# In a normed set the boundary of a subset is contained in the boundary of the closure of the set.

Let $X$ be a normed space and $N$ a convex subset of $X$ (also $N^\circ \neq \emptyset$). I am trying to show that $\partial \bar N = \partial N$. I found the proof that $\partial \bar N \subset \partial N$ from The topological boundary of the closure of a subset is contained in the boundary of the set (the last comment), but I can't figure out the proof for $\partial N \subset \partial \bar N$.

This is what I've figured out: Let $x \in \partial N$. We want to show that if $U$ is an open neighbourhood of $x$ then $U \cap \bar N \neq \emptyset$ and $U \cap (X \backslash \bar N) \neq \emptyset$. Since $x \in \partial N$ then $U \cap N \neq \emptyset$ and $U \cap (X \backslash N) \neq \emptyset$. Since $N \subset \bar N$ and $x \in \partial N$ then $U \cap \bar N \neq \emptyset$. How do I show that $U \cap (X \backslash \bar N) \neq \emptyset$? I've also noticed that I haven't used the fact that $N$ is a convex set.

You do need to use the fact that it's convex with nonempty interior. For example, in $X = \mathbb R^2$ the complement of a line gives a counterexample: its boundary is the line, but the boundary of its closure is empty.
Hint: by the Hahn-Banach separation theorem, there is a hyperplane containing $x$ such that ...
EDIT: OK, here's a hint for a proof without the separation theorem. Suppose $x \in \partial N$. Show that $2x - N^\circ = \{2x-y: y \in N^\circ\}$ is open and disjoint from $N$, and contains points arbitrarily close to $x$.
• Let $x \in \partial N$. Then for every $r > 0$ $B(x,r) \cap N \neq \emptyset$ and $B(x,r) \cap (X \backslash N) \neq \emptyset$. Lets look at the set $A := \{ 2x - y : y \in N^\circ \}$. Let $z := 2x - y$. Since $y \in N^\circ$ then $\exists \rho > 0 : B(y, \rho) \subset C$. Both $B(x,r)$ and $B(y, \rho)$ are open. Now I don't know what direction to go in because I'm not sure how all these balls intersect (or if they even do). – Divine Mar 12 '16 at 16:40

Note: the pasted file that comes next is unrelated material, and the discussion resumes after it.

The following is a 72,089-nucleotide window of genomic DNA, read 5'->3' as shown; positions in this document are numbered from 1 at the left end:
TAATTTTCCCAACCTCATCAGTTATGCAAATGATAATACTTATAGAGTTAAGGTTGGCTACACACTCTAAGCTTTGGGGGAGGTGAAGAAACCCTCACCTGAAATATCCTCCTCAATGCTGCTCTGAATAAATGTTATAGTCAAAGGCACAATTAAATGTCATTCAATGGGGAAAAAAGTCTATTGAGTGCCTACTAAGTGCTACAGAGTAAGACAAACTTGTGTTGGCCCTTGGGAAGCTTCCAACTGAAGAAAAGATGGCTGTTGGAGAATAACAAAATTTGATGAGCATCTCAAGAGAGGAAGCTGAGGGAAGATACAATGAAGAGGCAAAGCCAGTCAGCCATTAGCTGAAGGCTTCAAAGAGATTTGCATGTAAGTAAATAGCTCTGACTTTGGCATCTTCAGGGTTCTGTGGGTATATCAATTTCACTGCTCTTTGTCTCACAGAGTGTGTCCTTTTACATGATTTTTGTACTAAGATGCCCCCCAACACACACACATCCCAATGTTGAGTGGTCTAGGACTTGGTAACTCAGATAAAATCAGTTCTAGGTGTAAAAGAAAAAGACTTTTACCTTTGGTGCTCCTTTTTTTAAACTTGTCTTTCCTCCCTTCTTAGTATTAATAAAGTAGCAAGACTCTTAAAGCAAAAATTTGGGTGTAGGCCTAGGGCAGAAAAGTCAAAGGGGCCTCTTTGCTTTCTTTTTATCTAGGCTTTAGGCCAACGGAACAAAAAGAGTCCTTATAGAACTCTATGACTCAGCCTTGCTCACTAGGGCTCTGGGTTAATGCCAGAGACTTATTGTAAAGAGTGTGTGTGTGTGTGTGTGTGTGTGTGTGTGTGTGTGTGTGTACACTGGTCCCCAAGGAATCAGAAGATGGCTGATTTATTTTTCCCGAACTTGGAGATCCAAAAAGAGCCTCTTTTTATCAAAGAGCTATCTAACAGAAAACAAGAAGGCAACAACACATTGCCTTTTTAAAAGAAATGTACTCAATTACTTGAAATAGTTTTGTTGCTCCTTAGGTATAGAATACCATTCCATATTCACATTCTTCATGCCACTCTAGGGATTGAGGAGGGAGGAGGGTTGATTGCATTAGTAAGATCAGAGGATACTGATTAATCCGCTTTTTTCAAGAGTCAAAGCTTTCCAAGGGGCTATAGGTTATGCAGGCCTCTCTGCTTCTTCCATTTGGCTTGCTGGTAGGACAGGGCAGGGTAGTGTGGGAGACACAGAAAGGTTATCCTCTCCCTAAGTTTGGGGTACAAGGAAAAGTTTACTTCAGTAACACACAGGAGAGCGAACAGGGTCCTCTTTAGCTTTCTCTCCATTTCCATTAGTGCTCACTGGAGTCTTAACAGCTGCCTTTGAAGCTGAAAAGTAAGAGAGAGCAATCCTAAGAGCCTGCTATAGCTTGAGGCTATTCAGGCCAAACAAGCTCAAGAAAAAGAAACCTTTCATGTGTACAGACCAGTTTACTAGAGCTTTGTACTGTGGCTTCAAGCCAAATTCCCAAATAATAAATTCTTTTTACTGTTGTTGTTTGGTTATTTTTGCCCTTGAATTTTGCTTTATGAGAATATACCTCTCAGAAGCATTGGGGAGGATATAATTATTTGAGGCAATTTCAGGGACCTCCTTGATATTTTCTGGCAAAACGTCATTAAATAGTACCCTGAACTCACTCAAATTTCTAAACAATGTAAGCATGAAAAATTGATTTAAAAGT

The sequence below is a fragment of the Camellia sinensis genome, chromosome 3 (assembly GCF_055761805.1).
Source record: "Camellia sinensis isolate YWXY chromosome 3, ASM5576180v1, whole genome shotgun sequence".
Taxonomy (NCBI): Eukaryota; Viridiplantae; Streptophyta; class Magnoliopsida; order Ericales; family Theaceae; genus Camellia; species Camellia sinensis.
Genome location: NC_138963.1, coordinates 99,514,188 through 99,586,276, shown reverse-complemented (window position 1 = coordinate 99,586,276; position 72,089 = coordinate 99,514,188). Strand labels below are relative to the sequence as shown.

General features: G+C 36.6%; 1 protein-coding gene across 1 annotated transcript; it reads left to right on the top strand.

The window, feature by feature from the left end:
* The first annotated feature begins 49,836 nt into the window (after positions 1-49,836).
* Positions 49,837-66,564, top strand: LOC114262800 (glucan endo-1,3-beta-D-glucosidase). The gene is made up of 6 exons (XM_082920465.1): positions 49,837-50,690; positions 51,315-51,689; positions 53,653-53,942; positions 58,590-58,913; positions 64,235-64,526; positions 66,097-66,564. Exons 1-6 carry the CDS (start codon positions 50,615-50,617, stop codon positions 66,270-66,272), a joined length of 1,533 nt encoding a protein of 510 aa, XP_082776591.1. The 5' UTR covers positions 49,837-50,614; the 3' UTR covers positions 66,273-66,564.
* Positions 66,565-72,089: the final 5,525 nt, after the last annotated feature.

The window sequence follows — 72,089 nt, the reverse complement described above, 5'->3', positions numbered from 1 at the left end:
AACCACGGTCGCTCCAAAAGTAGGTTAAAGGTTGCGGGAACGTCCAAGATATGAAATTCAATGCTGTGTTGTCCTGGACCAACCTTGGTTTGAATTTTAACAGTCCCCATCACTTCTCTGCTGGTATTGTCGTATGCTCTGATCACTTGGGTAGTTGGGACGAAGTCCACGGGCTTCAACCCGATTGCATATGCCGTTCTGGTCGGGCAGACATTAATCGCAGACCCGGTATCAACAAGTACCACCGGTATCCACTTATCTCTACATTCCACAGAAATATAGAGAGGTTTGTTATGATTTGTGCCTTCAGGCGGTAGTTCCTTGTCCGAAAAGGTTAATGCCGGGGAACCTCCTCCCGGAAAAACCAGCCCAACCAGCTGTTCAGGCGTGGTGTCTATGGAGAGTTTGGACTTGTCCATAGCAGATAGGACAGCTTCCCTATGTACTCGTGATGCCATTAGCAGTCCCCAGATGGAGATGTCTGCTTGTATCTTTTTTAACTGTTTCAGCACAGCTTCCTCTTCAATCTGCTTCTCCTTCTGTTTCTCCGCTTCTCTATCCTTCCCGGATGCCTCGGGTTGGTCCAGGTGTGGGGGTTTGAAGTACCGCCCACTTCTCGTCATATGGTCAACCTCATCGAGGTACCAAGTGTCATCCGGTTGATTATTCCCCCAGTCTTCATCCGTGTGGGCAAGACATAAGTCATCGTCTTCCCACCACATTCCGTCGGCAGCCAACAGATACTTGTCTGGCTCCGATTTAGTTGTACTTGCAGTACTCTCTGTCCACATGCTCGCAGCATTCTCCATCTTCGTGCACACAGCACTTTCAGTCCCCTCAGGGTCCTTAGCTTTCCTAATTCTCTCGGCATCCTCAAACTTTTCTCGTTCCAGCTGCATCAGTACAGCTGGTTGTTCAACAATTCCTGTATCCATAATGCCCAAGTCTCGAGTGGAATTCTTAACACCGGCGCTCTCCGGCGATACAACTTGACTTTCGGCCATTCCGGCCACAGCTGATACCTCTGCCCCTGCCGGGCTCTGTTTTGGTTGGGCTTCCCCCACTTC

• If $z = 2 x - y$ and $B(y,\rho) \subset N$, then $B(z,\rho) \cap N = \emptyset$, since if $w \in B(z,\rho) \cap N$, $(w + B(y,\rho))/2$ would be a neighbourhood of $x$ contained in $N$. – Robert Israel Mar 13 '16 at 7:24
• So if there was a $w \in B(z, \rho) \cap N$ then we would get a contradiction with the fact that $x \in \partial N$ because $(w + B(y, \rho))/2$ is a neighbourhood of $x$ contained in $N$ (which means that $x \in N^\circ$) I'm not sure how to show that $(w + B(y, \rho))/2$ is a neighbourhood of $x$ because I don't understand the notation $(w + B(y, \rho))/2$. $\Vert z-x \Vert = \Vert x - y \Vert \leq ?$ We can conclude that $A \cap C = \emptyset$. I don't know how to show that $A$ is open and I'm not sure how I would use those facts (& the convex set definition) to get $x \in \partial \bar N$ – Divine Mar 13 '16 at 16:14
• I've been trying my best to figure this out but I'm finding it quite difficult. I'm pretty sure that I can use the fact that $N^\circ$ is open to show that $A$ is open but I can't figure out how to do that. Does $(w + B(y, \rho))/2$ mean the ball $1/2 B(w+y, \rho)$? So if $A$ is open and disjoint from $N$ then $A \subset X \backslash N$ (and $A \subset X \backslash \bar N$?). Does showing that every neighborhood of $x$ intersects $A$ give me that $x \in \partial \bar N$? If so, how could I show that to be true? Also I'm still now sure where I will have to use the fact that N is convex. – Divine Mar 13 '16 at 22:33